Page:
Bridging gap in youth dental care | Health News

Healthy smiles were shared on Monday at the Herbert Hoover Boys and Girls Club of Greater St. Louis [BGCSTL] location at Grand and Dodier. 

CareSTL Health and BGCSTL have partnered to provide dental services to members at the location, where children and teens can receive routine dental exams, cleanings, x-rays, sealants, and fillings.

State Rep. LaKeysha Bosley and Alderman Brandon Bosley, both former BGCSTL members, said the clinic will provide badly needed dental health care on the city’s northside.

“It’s a joy,” state Rep. Bosley said during a ribbon-cutting ceremony celebrating the clinic.

“Health is wealth. This clinic will provide dental health care where it is needed.” She added that the clinic will also provide the opportunity “to have people who look like us take care of us.”

Alderman Bosley said he had his teeth examined and cleaned as a child at the same BGCSTL site, “and I look ford to bringing my son here as well.”

Indigo Sams, BGCSTL vice president of operations, said she looks forward to the clinic “cleaning thousands of teeth.’

“This is important to health care needs of all kids in this neighborhood,” she said.

BGCSTL members can receive dental care, teeth cleanings at the Herbert Hoover location! To make an appointment for a child or teen, visit www.bgcstl.org/dentalclinic.

Once a form is completed, the CareSTL team will make contact to schedule an appointment. Missouri residents are eligible, there are no out of pocket costs to parents or guardians, and most insurance is accepted. Insurance enrollment assistance can also be provided if needed.

“We are excited about this reopening,” said Karen Jones, CareSTL board vice president.

“This partnership is very important to us. It will bring more dental health care to north St. Louis.”

According to Center for Disease Control and Prevention Division of Oral Health Division statistics from 2011 to 2016 there are several oral health disparities in children and teens ages 2 to 19.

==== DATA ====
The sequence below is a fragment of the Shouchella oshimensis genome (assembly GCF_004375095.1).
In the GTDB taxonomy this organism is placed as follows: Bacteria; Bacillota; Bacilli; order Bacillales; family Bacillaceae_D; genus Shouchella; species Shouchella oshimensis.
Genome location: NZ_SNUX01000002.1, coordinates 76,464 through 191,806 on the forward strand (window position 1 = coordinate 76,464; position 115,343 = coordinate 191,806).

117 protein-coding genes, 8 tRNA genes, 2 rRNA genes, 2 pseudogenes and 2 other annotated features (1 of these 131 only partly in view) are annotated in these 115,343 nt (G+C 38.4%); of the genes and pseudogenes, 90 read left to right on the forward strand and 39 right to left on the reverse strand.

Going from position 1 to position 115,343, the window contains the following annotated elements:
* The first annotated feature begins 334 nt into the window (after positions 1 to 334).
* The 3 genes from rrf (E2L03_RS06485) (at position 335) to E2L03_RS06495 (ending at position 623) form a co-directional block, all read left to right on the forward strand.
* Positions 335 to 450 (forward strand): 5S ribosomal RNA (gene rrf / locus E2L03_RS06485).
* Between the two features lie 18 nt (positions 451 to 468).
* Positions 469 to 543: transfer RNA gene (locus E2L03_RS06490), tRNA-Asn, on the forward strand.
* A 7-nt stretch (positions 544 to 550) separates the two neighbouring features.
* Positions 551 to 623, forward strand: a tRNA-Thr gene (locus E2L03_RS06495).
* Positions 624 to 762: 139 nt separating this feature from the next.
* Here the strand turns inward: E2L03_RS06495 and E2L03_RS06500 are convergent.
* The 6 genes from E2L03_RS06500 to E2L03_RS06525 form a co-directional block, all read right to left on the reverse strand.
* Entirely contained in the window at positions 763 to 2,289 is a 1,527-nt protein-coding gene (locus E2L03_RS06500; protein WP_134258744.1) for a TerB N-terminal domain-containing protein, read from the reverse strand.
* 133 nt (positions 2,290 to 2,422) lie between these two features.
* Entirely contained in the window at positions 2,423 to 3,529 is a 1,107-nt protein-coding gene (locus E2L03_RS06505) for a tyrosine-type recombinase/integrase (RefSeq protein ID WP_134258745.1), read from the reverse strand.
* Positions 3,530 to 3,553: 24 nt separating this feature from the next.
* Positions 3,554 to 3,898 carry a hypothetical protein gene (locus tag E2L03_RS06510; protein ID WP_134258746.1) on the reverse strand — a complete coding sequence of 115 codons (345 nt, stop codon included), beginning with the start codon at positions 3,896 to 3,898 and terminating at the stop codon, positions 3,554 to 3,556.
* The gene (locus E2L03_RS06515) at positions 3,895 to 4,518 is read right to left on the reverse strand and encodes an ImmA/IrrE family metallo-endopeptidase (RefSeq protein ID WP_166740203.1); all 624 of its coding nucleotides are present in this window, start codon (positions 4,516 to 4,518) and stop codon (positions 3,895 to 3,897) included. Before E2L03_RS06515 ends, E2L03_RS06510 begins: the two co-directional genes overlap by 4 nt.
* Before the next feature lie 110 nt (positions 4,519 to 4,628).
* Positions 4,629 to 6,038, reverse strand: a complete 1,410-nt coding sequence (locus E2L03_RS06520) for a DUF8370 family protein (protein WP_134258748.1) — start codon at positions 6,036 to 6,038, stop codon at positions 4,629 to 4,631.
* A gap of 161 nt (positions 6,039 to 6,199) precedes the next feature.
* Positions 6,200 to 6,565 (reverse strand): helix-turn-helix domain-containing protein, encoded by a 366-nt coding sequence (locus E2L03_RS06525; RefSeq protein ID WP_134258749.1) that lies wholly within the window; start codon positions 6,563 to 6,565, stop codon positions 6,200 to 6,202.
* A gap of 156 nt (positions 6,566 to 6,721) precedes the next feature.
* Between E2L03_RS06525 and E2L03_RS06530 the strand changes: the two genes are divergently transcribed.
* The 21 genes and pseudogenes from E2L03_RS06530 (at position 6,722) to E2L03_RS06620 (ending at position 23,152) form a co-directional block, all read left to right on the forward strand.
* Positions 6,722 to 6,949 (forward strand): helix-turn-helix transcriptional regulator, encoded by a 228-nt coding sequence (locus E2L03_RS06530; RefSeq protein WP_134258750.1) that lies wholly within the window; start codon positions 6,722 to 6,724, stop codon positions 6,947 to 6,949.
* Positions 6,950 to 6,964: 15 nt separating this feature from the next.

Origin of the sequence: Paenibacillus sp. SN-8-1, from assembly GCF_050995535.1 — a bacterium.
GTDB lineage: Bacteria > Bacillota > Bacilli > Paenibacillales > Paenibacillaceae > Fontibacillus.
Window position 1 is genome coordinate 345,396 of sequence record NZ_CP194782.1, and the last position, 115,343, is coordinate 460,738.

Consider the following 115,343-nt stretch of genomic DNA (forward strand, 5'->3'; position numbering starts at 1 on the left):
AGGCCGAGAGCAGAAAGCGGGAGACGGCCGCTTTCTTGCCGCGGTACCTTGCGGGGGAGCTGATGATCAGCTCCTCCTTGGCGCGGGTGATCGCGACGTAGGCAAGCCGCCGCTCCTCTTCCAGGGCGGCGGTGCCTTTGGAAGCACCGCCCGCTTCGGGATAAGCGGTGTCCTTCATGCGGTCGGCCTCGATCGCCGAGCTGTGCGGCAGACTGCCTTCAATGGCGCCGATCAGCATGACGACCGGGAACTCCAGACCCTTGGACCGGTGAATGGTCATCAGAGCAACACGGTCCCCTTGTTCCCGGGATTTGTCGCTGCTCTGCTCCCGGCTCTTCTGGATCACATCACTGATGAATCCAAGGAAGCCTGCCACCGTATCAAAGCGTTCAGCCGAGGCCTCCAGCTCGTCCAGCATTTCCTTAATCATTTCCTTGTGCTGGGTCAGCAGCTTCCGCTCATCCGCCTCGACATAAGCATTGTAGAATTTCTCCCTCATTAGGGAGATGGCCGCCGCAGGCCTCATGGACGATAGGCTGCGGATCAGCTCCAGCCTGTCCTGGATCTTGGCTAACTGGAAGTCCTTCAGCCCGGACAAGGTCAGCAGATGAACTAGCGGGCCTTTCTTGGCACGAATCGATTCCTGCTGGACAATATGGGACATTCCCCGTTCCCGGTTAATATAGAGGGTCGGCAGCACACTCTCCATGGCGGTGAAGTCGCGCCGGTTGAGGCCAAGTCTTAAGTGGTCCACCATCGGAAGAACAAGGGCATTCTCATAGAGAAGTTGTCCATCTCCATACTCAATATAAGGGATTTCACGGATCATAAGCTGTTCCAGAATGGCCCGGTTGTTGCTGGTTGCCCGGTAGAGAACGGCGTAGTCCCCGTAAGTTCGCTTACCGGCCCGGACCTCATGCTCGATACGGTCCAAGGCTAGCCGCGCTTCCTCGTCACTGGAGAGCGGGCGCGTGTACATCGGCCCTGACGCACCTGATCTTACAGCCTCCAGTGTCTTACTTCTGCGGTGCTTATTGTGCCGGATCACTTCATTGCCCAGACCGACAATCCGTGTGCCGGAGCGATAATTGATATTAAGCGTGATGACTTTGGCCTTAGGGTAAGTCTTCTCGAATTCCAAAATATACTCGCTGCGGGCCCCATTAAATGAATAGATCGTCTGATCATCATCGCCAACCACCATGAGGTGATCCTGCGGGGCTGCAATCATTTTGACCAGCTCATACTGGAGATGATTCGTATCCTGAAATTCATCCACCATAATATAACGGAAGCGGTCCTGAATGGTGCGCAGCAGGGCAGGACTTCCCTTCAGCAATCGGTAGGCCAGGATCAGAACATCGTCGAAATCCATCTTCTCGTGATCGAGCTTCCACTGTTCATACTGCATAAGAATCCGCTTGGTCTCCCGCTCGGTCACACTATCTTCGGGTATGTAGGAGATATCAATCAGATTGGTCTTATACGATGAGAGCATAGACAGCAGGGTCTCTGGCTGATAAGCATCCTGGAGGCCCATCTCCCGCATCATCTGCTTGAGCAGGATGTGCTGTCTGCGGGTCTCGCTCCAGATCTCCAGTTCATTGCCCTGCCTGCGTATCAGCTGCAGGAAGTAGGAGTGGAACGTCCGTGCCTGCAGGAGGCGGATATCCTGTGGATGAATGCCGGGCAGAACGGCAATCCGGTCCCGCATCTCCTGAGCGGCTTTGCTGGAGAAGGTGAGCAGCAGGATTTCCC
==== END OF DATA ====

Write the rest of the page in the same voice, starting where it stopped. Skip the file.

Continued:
For children ages 2 to 5 years, about 33% of Latino and 28% of non-Hispanic Black children have had cavities in their primary teeth, compared with 18% of non-Hispanic White children.

For children ages 12 to 19, nearly 70% of Latino and Black children have had cavities in their permanent teeth, compared with 54% of non-Hispanic White children.

For children ages 2 to 5 years, 17% of children from low-income households have untreated cavities in their primary teeth, three times the percentage of children from higher-income households.

By ages 12 to 19, 23% of children from low-income families have untreated cavities in their permanent teeth, twice that of children from higher-income households.

Children aged 6 to 19 years from low-income households are about 15% less likely to get sealants and twice as likely to have untreated cavities compared with children from higher-income households.

An “insurance gap” also hinders African Americans from receiving annual dental care visits.

A Columbia University Mailman School of Public Health and the College of Dental Medicine study surveyed African American adults with recent oral health symptoms, including toothaches and gum disease.

The findings provide insights into why disparities persist even among those with dental insurance and suggest strategies to removing barriers to dental care.

“The lack of affordable dental care and insurance coverage lead many of our participants to postpone or do without dental treatment, often for years. But these untreated symptoms inevitably get more severe, resulting in people requiring treatment in the emergency department at a much greater public expense than if they had been provided dental treatment when the symptoms first occurred,” the study’s authors wrote.

“Given the research evidence on the relationship between untreated oral symptoms and systemic health problems such as cardiovascular disease and stroke, providing better oral health treatment may not only reduce suffering but also may prevent expensive physical health problems in the future.”

Flint Fowler, BGCSTL president said in a statement BGCSTL “is grateful to CareSTL Health for ensuring the care of children in the region is a priority.”

 “Regular access to oral health care is critical to the overall well-being of children. The Club is proud to be a safe place for kids to grow and learn while providing a supportive environment to receive this dental care.”

Angela Clabon, CareSTL Health president and CEO, said in a release the clinic is part of its mission “to make healthcare more accessible for families.’

 

 

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